“Discovering” the Monarch Colony
During his 1940s boyhood, Leonel heard elders talk about the origins of the monarch butterflies. “Some older folks said that butterflies were born from the oyamel seeds, others said that there was a cave in Cerro Pelón and that butterflies came from there,” Leonel recalled.7 People may not have known exactly where the monarchs came from, but they certainly saw a lot of them every winter. In an agricultural economy, children herded sheep and cattle on lands farmed by the ejidatarios—properties later expropriated to form the Monarch Butterfly Biosphere Reserve. As Leonel explained:
We knew about the butterflies since we were boys, up there in El Jaral, because men who lived here had land there…. And there is a spring that we called Agua del Jaral, that the landholders diverted into a canal. The canal was filled with water, then the butterflies went down into the water and we played with them and even killed them…. There were so many butterflies hanging out there. But in all that time as a child seeing butterflies, I never went to the colony, never.8
A cousin, Elidió Moreno de Jesús, looked after animals with Leonel. During our interview, Patricio Moreno asked his uncle when he first saw the colony in the 1970s. Elidió brushed off the question by saying he’d already seen them at El Jaral when he was young: “When we were herding cattle, we would go into the forest to look for the cows that wandered off so we could get the herd back together … and there in the forest the branches were loaded with [butterflies].”9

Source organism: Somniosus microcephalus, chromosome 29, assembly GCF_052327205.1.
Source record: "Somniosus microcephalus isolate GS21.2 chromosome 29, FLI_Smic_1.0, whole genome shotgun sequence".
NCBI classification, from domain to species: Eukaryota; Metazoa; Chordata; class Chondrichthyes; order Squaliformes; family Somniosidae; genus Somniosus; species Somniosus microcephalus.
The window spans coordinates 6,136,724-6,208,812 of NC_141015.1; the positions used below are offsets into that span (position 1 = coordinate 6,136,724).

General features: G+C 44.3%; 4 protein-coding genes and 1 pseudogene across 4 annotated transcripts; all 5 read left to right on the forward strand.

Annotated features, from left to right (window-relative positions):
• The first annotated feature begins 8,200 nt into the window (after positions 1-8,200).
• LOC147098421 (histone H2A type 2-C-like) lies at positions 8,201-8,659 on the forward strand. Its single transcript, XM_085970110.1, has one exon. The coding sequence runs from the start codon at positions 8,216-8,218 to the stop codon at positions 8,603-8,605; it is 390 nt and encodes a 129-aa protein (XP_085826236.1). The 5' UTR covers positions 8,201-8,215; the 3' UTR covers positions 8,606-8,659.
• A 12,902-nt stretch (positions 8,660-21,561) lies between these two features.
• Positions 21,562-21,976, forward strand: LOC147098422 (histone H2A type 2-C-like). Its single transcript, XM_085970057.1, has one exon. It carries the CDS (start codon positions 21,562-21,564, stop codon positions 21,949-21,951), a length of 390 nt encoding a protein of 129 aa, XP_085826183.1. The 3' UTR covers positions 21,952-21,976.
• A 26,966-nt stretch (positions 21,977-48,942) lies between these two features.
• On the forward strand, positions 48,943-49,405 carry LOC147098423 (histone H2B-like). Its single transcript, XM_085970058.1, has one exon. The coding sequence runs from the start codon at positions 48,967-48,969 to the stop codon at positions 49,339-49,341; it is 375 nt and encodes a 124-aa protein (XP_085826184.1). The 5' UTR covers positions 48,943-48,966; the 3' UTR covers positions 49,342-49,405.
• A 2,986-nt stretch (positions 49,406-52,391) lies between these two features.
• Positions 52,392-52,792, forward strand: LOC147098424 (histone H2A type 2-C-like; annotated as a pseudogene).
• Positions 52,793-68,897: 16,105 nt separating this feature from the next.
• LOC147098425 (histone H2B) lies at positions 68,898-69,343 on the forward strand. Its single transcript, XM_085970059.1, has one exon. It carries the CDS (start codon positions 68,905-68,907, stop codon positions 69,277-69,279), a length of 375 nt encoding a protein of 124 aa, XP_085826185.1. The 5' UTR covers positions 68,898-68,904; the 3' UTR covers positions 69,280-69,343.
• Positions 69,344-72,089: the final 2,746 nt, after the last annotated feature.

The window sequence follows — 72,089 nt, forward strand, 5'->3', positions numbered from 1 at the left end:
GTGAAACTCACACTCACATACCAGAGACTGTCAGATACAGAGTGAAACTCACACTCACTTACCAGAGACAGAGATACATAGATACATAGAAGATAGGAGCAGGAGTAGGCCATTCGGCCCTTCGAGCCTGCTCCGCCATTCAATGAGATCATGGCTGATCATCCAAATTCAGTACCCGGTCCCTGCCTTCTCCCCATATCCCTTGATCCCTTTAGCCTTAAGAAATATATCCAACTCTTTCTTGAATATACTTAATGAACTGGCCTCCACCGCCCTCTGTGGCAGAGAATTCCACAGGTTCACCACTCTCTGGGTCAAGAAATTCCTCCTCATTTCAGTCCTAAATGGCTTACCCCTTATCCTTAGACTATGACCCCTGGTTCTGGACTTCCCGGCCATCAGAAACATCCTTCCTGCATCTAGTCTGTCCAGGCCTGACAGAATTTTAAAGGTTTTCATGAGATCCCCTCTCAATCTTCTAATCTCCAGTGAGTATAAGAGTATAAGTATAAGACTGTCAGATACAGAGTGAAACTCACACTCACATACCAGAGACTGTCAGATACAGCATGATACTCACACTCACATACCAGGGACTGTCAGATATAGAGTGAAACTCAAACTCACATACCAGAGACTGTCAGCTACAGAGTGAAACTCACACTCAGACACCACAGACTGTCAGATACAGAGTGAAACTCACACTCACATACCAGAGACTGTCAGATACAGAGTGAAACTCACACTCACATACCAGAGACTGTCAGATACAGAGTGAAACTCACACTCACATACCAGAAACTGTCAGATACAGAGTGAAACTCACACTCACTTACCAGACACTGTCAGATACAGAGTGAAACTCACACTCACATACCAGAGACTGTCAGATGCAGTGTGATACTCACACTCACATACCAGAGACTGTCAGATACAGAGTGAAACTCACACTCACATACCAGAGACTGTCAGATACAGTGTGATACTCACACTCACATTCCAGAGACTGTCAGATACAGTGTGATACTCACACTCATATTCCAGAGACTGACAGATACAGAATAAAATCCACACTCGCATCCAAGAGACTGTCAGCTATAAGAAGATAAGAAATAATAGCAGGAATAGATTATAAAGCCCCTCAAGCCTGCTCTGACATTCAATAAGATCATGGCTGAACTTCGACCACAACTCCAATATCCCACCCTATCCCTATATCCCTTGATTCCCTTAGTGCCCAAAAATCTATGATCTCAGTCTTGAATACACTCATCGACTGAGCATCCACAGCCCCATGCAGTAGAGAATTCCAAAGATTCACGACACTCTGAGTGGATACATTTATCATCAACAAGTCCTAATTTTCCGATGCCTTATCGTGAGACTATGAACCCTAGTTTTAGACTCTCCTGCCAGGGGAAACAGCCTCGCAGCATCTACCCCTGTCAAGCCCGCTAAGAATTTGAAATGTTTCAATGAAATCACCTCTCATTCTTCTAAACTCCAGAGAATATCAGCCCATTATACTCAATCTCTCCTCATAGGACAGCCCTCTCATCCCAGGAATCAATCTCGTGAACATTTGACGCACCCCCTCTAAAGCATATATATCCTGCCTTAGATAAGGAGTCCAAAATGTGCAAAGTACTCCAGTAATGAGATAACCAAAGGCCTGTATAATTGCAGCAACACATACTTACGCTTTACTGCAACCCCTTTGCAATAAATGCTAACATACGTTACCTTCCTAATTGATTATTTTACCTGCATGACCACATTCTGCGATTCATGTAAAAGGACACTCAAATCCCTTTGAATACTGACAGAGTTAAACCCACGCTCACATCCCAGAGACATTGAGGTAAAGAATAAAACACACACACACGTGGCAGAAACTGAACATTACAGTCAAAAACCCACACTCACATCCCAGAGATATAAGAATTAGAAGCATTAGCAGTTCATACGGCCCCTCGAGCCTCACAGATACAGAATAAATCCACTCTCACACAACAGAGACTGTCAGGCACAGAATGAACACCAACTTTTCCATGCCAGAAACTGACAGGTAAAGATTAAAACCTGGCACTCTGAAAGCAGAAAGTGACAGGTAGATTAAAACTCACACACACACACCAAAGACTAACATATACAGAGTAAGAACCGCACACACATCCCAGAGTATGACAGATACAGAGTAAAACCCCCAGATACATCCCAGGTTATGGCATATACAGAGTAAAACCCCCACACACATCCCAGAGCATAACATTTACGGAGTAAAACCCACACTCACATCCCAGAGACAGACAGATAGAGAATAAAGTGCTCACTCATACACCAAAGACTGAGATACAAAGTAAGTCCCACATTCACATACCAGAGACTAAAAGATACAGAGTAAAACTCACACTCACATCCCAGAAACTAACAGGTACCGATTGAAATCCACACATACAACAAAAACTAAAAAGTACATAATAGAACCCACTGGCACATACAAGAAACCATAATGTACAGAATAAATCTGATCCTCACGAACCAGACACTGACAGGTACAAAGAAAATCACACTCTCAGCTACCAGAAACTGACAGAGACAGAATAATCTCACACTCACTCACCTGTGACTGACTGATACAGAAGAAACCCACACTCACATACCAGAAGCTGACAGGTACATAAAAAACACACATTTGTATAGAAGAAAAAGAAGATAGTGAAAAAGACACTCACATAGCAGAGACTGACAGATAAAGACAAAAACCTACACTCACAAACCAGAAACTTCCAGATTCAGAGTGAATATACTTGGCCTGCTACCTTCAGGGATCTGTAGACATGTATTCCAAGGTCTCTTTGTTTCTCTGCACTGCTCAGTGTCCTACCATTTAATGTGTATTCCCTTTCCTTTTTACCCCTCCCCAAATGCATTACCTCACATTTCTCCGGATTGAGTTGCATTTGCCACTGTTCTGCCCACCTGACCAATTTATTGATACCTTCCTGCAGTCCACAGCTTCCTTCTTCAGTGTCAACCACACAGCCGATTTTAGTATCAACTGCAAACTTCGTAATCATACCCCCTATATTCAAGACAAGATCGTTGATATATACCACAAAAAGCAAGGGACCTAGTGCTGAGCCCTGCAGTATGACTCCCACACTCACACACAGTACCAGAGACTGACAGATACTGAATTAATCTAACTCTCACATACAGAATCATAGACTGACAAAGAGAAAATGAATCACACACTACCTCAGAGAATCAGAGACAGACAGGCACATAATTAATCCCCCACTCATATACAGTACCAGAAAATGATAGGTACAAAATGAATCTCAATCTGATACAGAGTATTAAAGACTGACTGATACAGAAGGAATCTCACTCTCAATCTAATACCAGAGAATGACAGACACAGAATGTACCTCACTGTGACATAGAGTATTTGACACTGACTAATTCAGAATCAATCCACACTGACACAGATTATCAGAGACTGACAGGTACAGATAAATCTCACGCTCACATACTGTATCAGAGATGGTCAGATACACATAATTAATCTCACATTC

Elidió hadn’t mentioned this sighting to Leonel, who didn’t see the colony until he was an adult and outsiders began asking about it. Leonel sounded a bit frustrated when he described missing out on discovering the colony by a day. According to Leonel, “two Canadians,” perhaps Fred and Norah Urquhart, met with the governor of the State of Mexico, who then put his friend, Jesús Ávila, in charge of locating the colony.
Don Jesús came to us and said, “Go look for the butterflies, it’s urgent.” … Valentín and I went … to the meadow [El Llano de Tres Gobernadores] and in the meadow it was like a cloud of butterflies flying from one side to the other. And from there we walked into the forest to look for them and found nothing, so we crossed over to Carditos where there was also a swarm of butterflies, but we did not find [the colony] because it started … raining really hard, and when it rains the butterflies settle down and stop flying. We sat there under a piece of rubber that I’d brought … then the rain stopped, and we no longer saw any butterflies. It was late and we went home, and the next day Elidió and Valentín went back … and they found [the colony] right there where we’d been stopped by the rain, there they were.10